This post is in response to several posts by David Lee King, beginning with ‘anonymity, libraries and websites‘ and followed by ‘Privacy Part 2‘ and ‘Stalking – is it really a huge problem for libraries?‘
Ok, let me tackle King’s first argument:
Libraries can’t really base policy decisions or day-to-day practice decisions on one-time events or on worse case scenarios. We have to base those policies on a library’s strategic plans and on current best practices in order to best serve our communities. And then deal with the exceptions and single instances as they crop up.
Here, I agree. If we based our operations on worst case scenarios, we’d be working behind bullet-proof glass. Within a single day my library plays host to ex-convicts, the newly unemployed, the dumped and abandoned, and infants. People in the worst moments of their lives, people attempting to change their lives, and people in the prime of their lives. Librarians aid them all. I have received kisses from babies only to be harassed an hour later by an irate and impassioned end-of-days evangelist.
My point: Librarians deal daily with isolated one-time harassments until those incidents may be strung into a chaplet of little miseries.
My problem: Librarians are left to deal with unstable, potentially explosive patrons with little (or more likely nothing) in their organization’s policies that dictate their responsibilities, outline their best course of action or address their safety. If the responses to King’s posts are anything to judge by, Library Management is doing a very poor job of addressing “instances as they crop up.”
Ok, on to Privacy Part 2.
We expect those staff to provide their names, their business cards, their email address, etc. It’s simply part of the job.
Again, I agree. We are professionals. I believe it is important to present a professional appearance, engage in professional development and promote oneself (this includes a web presence). All of which require you to brand yourself around your name. But this should be an opt-in plan, not a mandate. I do these things but they aren’t tied to my organization. I wouldn’t have a problem if they were, but I have also never been stalked. I wouldn’t want to make that decision for a colleague.
However, it is your library management’s responsibility to create an environment where staff will feel secure and safe while using their full name and image. It has been my observation that Library management across the board is failing to achieve safe environments for their staff.
Consider this from David Lee King’s post:
Here’s what Stephen Lusk, our HR manager, said when I asked him about the whole choice thing. He said “sure, they have a choice. They don’t have to work here.” Then he and Gina (our library director) went on to talk about how good managers and good libraries set expectations on work-related activities, then follow those up with annual reviews, etc.
It is, in my opinion, poor leadership if management fails to see their responsibility in providing a welcoming and safe atmosphere for staff, opting instead to have good people walk away. Has Steve or Gina sat down with staff who feel uncomfortable sharing what they deem personal information? Are they willing to make exceptions?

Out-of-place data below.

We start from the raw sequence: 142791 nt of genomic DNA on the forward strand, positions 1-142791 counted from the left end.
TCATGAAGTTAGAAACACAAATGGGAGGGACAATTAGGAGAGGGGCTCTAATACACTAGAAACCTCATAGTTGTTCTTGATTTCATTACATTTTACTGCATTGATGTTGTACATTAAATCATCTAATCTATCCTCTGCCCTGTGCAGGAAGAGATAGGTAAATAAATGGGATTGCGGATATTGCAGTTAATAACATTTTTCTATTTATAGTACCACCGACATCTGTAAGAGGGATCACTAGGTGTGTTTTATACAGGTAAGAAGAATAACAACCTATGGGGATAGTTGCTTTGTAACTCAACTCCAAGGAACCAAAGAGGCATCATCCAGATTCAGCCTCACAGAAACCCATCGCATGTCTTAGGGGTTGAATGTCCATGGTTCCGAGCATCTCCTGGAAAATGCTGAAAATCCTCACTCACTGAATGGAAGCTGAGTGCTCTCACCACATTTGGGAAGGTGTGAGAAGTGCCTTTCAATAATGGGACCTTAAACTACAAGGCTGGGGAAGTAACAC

[BTW: David stated on Twitter, “I think my point got lost in the shuffle – harassment happens at the desk, not bcause of our posted names.” I agree. There is an illusion of safety when our names are not known. But LizB also has a good point, a full name will aid a potential stalker. I think the opt-in/out idea is a good one.]
Perhaps there are a few simple steps managers can take. I suggest enforcing existing policies. Too often I have a seen a Librarian cursed at and instead of facing expulsion, a manager will be contrite and apologetic toward the offending patron. Unacceptable.
So, managers can pat themselves on the back for enforcing their staff policies (annual reviews, ha! Please read Drive: The Surprising Truth Behind What Motivates Us by Daniel Pink to educate yourselves on the relevance of annual reviews) but not enforcing patron policies. I wouldn’t want to work for a system that forced me to reveal personal information if I believed it would lead to harassment or stalking. I would want an opt-out option.
Now, let’s address Stalking. King writes:
Most librarians simply don’t fit into the “most likely to be stalked” category. I’m not a female younger than 35. No one in my department is either. And librarians in general? Look around ALA Midwinter in a few weeks … again, not trying to come off as flippant (though some of you will no doubt suggest that I am) … most of us simply don’t fit that profile.
I must state the obvious. More senior Librarians are funded to attend conferences. The chicks stay at home. My library’s technology department employees mostly men. They sit in cozy offices off the public floor, as you probably do. The Librarians on the floor are overwhelmingly female. There is an even divide between those over 35 and those like me, under 35 and (I flatter myself) attractive.
To suggest that Librarians don’t fit ‘the profile’ is not only ridiculous but inaccurate. You are also forgetting the large number of support staff we employee, many who happen to be young female students. Are they to be left to the wolves? Many a time I have seen a shelver approached and intervened. Remember, there are still 1 in 4 victims who don’t know their attacker. The parking garage adjacent to my Library is pretty much vacant and dark when the all-female staff leaves the building at 9 p.m.
So, anyone who wants to have a productive conversation about GREAT managers/leaders attending to staff concerns (not dismissing them), providing a safe and welcoming environment for staff and patrons in a setting that requires a unique combination of professionalism and public service, and the art of savior faire… let’s talk!